A new study led by researchers from the University of Adelaide has found up to 40 per cent of owners report their pet dogs are scared while being examined by a vet while, globally, up to one in 7 dogs to show severe or extreme fear during an examination.
But some risk factors may help predict their fear including a dog’s breed group, weight, age of other dogs in the household, history of roles or activities, the owner’s level of experience in dog ownership, and where the dog was bought from.
The study was based on 26,555 responses to the Canine Behaviour and Research Questionnaire, where dog owners were given examples of mild-moderate fear, including : avoiding eye contact, crouching or cringing with tail lowered or tucked between the legs, whimpering or whining, freezing, and shaking or trembling.
Extreme fear was described as exaggerated cowering, and/or vigorous attempts to escape, retreat or hide.
Dr Susan Hazel, senior lecturer in the School of Animal and Veterinary Sciences, said it was widely known that dogs can be very fearful about going to the vet, but it wasn’t clear how common the problem is.
Researcher Petra Edwards, PhD candidate with the University of Adelaide’s School of Animal and Veterinary Sciences, said owners with dogs that are afraid of their vet may avoid taking them frequently for check-ups, or wait until a health issue is severe. And scared dogs may be harder to diagnose, take longer to undergo a standard physical exam or pose a risk of injury to themselves, the vet staff and their owners.
“It was a shock to find up to one in seven (14%) dogs reported to show severe or extreme fear during vet visits, but even 41% of dogs showing mild to moderate fear in the same context,’’ she said.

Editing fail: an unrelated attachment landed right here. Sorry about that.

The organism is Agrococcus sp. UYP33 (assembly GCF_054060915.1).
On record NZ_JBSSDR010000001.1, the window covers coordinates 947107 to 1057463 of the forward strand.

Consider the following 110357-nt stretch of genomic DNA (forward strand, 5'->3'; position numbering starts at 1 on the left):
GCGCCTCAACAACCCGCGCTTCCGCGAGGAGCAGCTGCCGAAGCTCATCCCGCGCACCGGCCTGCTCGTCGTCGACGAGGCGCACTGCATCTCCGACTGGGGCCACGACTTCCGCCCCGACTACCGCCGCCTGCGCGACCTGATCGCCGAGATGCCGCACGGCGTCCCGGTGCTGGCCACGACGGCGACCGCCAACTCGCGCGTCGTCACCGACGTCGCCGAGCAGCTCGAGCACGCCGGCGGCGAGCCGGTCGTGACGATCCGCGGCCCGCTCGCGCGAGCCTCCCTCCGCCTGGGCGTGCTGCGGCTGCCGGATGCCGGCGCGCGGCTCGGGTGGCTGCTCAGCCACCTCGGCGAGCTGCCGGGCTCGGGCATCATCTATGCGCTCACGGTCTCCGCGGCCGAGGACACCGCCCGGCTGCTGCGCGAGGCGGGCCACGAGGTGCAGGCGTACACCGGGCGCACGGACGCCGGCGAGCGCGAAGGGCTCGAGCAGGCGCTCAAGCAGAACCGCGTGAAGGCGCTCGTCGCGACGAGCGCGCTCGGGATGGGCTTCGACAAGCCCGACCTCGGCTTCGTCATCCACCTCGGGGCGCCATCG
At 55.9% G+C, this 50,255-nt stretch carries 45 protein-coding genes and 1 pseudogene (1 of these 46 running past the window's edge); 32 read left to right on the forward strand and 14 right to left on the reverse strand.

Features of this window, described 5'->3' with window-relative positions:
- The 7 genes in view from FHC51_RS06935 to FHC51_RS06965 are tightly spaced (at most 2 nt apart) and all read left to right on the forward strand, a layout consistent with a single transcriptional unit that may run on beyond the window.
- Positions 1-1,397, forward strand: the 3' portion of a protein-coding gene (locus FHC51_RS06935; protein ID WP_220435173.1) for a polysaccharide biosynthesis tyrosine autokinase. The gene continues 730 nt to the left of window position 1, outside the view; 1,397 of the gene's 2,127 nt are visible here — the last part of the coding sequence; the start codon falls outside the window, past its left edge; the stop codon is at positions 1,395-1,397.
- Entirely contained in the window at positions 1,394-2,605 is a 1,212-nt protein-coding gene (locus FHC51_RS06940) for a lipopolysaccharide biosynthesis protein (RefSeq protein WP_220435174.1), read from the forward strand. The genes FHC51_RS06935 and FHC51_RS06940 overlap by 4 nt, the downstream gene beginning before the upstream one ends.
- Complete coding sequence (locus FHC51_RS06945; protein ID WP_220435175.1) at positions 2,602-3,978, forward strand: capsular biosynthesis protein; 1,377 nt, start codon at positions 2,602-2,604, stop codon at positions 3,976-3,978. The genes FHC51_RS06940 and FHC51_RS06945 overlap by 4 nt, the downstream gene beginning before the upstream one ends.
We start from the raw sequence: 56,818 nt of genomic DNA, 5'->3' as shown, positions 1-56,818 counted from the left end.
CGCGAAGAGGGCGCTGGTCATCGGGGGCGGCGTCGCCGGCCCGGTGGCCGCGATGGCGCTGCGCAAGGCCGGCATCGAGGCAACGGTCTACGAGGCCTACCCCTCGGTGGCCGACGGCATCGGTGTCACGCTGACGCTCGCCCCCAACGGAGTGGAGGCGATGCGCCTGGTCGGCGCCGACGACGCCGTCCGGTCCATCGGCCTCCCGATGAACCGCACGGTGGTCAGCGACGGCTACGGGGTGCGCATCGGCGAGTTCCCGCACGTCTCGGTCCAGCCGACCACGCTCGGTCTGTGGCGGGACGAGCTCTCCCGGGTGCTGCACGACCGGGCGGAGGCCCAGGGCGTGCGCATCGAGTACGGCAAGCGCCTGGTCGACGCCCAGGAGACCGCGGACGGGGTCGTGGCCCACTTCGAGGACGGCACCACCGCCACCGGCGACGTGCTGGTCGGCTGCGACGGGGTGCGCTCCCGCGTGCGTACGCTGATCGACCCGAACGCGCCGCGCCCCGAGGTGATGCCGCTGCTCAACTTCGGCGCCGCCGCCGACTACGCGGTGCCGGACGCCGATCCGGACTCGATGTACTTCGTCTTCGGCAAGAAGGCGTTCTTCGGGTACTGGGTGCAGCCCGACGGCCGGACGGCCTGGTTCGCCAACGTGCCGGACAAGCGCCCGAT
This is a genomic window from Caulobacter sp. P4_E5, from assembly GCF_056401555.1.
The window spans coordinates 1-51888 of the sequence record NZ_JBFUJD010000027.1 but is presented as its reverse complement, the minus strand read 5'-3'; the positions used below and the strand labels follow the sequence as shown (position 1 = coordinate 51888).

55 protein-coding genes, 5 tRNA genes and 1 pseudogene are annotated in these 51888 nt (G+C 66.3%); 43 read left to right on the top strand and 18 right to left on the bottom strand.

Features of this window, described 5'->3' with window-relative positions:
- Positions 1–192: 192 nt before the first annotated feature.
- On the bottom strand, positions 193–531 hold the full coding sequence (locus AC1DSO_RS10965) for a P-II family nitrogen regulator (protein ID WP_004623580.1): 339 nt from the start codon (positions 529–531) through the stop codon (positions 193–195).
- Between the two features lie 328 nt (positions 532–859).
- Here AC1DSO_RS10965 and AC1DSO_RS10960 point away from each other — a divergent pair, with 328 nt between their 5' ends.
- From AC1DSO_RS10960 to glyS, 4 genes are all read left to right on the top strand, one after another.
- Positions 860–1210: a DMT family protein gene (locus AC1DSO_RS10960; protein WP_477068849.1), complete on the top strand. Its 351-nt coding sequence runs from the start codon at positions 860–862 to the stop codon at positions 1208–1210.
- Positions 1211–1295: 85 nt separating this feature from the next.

The study showed some unexpected results for the factors that were identified as most important in predicting fear, including that dogs with histories of breeding or showing roles were less likely to be fearful of the vet in comparison to companion-only dogs.
“We think this might likely reflect the importance of high levels of handling and grooming practice that dogs involved in showing or breeding roles may receive from a young age. This means that fear of the vet may not even start at the vet, but with experiences that occur at home,” Ms Edwards said.
However, the effect size of 7 per cent indicates the identified risk factors only explained a small proportion of the fear at the vet, meaning the environment or specific experiences of an individual dog are more important than factors such as breed and age.
Ms Edwards hopes the research will promote more thoughtful, proactive processes and education around human-animal interactions, clinic environment or animal management.
“I imagine that there’s likely not a one-size fits all answer, but hopefully with time, practice and research we can find many answers that we can adapt to each individual to help ensure the majority of our dogs can feel safe and comfortable with their vet care,’’ she said.